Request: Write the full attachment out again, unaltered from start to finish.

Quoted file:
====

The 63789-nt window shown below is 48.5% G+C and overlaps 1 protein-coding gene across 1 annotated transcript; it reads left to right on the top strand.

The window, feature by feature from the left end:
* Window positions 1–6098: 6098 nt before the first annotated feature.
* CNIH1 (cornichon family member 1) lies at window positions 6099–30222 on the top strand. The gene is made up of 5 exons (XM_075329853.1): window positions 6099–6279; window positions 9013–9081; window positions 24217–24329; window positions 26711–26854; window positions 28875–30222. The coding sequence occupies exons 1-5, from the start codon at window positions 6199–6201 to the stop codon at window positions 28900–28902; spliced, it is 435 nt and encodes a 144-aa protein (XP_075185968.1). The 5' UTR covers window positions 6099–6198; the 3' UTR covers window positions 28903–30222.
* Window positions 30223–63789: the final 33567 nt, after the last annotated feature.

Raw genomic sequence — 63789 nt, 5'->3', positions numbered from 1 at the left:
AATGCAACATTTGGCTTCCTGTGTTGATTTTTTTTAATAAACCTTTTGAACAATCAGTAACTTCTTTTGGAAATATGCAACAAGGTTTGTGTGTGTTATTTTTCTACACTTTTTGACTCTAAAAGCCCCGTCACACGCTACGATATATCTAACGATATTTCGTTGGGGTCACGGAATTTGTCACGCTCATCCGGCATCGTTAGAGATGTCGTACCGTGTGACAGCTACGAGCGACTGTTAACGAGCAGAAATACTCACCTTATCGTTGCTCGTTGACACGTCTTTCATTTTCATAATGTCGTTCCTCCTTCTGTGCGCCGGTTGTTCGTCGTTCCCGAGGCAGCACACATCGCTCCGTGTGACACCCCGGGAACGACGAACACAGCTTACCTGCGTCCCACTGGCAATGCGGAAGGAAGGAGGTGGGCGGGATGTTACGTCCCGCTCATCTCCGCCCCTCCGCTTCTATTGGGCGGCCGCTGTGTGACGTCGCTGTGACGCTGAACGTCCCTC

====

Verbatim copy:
The 63789-nt window shown below is 48.5% G+C and overlaps 1 protein-coding gene across 1 annotated transcript; it reads left to right on the top strand.

The window, feature by feature from the left end:
* Window positions 1–6098: 6098 nt before the first annotated feature.
* CNIH1 (cornichon family member 1) lies at window positions 6099–30222 on the top strand. The gene is made up of 5 exons (XM_075329853.1): window positions 6099–6279; window positions 9013–9081; window positions 24217–24329; window positions 26711–26854; window positions 28875–30222. The coding sequence occupies exons 1-5, from the start codon at window positions 6199–6201 to the stop codon at window positions 28900–28902; spliced, it is 435 nt and encodes a 144-aa protein (XP_075185968.1). The 5' UTR covers window positions 6099–6198; the 3' UTR covers window positions 28903–30222.
* Window positions 30223–63789: the final 33567 nt, after the last annotated feature.

Raw genomic sequence — 63789 nt, 5'->3', positions numbered from 1 at the left:
AATGCAACATTTGGCTTCCTGTGTTGATTTTTTTTAATAAACCTTTTGAACAATCAGTAACTTCTTTTGGAAATATGCAACAAGGTTTGTGTGTGTTATTTTTCTACACTTTTTGACTCTAAAAGCCCCGTCACACGCTACGATATATCTAACGATATTTCGTTGGGGTCACGGAATTTGTCACGCTCATCCGGCATCGTTAGAGATGTCGTACCGTGTGACAGCTACGAGCGACTGTTAACGAGCAGAAATACTCACCTTATCGTTGCTCGTTGACACGTCTTTCATTTTCATAATGTCGTTCCTCCTTCTGTGCGCCGGTTGTTCGTCGTTCCCGAGGCAGCACACATCGCTCCGTGTGACACCCCGGGAACGACGAACACAGCTTACCTGCGTCCCACTGGCAATGCGGAAGGAAGGAGGTGGGCGGGATGTTACGTCCCGCTCATCTCCGCCCCTCCGCTTCTATTGGGCGGCCGCTGTGTGACGTCGCTGTGACGCTGAACGTCCCTC